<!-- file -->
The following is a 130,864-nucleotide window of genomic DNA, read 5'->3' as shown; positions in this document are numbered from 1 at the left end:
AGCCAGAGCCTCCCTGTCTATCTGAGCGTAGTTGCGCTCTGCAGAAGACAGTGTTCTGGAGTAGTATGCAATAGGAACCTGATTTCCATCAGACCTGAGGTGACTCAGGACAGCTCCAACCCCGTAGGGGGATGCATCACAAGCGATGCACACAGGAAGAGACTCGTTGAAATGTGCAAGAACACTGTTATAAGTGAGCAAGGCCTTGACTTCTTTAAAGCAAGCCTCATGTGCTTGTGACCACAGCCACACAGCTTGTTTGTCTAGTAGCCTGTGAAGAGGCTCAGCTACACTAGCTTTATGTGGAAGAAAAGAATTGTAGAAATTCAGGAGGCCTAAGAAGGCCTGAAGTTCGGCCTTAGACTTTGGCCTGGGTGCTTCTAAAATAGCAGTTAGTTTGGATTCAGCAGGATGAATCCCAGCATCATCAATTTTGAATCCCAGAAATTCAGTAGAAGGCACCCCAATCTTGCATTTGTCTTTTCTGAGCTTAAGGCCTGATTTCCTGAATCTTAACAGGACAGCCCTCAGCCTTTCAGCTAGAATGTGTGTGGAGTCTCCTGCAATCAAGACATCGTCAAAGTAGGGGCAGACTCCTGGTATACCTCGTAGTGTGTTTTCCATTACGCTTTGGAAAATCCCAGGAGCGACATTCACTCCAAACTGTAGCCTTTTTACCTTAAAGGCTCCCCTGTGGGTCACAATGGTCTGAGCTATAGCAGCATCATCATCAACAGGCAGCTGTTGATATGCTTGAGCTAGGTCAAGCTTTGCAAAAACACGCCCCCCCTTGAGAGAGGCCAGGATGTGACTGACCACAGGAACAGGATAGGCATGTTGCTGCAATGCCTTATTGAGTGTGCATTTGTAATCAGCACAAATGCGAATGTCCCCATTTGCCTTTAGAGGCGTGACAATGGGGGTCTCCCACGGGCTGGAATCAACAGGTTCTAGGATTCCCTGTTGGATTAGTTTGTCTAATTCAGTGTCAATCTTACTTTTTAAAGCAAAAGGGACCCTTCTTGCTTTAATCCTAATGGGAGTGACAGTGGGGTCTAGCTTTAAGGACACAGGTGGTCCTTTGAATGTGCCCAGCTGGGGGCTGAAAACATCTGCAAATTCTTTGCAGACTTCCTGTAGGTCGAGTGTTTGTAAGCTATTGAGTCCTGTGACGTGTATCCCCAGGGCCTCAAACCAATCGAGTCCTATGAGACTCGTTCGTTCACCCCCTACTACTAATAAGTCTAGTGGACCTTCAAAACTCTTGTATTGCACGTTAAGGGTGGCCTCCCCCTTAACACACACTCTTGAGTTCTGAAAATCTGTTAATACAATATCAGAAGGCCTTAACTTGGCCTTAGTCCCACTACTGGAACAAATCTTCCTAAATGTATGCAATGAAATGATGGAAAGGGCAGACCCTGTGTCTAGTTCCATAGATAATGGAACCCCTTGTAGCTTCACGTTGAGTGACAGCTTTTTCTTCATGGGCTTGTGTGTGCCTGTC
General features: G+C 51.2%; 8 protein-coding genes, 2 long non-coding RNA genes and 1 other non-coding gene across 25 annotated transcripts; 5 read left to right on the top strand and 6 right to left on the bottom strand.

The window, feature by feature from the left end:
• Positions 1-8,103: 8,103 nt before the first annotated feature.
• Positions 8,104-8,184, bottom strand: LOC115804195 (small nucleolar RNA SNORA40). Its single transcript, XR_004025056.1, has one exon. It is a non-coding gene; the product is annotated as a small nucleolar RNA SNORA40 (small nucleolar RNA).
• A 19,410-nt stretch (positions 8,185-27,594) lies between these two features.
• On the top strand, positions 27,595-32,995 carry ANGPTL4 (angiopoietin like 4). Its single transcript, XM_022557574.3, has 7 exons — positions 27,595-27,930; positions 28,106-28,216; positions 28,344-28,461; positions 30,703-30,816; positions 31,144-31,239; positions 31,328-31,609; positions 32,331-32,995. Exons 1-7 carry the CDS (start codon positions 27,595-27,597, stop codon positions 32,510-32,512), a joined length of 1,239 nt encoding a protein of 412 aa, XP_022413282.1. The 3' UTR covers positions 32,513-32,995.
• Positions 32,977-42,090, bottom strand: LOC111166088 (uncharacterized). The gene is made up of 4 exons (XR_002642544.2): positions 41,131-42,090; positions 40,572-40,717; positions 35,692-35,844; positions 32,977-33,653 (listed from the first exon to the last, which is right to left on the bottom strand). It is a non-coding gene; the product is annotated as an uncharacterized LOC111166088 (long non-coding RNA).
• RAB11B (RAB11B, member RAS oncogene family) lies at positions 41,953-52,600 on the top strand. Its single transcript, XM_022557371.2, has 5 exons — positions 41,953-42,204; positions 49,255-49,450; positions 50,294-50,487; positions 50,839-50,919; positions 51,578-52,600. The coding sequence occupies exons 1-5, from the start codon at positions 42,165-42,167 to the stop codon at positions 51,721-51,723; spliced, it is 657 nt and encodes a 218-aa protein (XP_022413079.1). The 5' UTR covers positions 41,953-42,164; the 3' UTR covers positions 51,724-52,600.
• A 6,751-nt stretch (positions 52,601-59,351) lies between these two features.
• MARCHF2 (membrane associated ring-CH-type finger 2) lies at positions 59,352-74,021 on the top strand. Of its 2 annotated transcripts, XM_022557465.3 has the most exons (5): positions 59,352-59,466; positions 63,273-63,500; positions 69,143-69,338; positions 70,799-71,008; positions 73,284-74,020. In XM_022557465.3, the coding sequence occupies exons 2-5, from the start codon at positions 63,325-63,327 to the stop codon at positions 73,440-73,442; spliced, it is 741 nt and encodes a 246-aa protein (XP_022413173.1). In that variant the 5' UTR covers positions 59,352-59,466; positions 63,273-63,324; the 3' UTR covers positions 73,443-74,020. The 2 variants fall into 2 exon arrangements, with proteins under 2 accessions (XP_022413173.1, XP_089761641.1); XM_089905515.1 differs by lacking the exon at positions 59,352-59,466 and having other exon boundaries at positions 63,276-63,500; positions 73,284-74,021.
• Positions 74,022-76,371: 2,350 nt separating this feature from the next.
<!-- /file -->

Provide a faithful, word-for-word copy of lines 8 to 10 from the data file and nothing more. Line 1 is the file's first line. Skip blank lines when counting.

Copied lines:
• On the top strand, positions 27,595-32,995 carry ANGPTL4 (angiopoietin like 4). Its single transcript, XM_022557574.3, has 7 exons — positions 27,595-27,930; positions 28,106-28,216; positions 28,344-28,461; positions 30,703-30,816; positions 31,144-31,239; positions 31,328-31,609; positions 32,331-32,995. Exons 1-7 carry the CDS (start codon positions 27,595-27,597, stop codon positions 32,510-32,512), a joined length of 1,239 nt encoding a protein of 412 aa, XP_022413282.1. The 3' UTR covers positions 32,513-32,995.
• Positions 32,977-42,090, bottom strand: LOC111166088 (uncharacterized). The gene is made up of 4 exons (XR_002642544.2): positions 41,131-42,090; positions 40,572-40,717; positions 35,692-35,844; positions 32,977-33,653 (listed from the first exon to the last, which is right to left on the bottom strand). It is a non-coding gene; the product is annotated as an uncharacterized LOC111166088 (long non-coding RNA).
• RAB11B (RAB11B, member RAS oncogene family) lies at positions 41,953-52,600 on the top strand. Its single transcript, XM_022557371.2, has 5 exons — positions 41,953-42,204; positions 49,255-49,450; positions 50,294-50,487; positions 50,839-50,919; positions 51,578-52,600. The coding sequence occupies exons 1-5, from the start codon at positions 42,165-42,167 to the stop codon at positions 51,721-51,723; spliced, it is 657 nt and encodes a 218-aa protein (XP_022413079.1). The 5' UTR covers positions 41,953-42,164; the 3' UTR covers positions 51,724-52,600.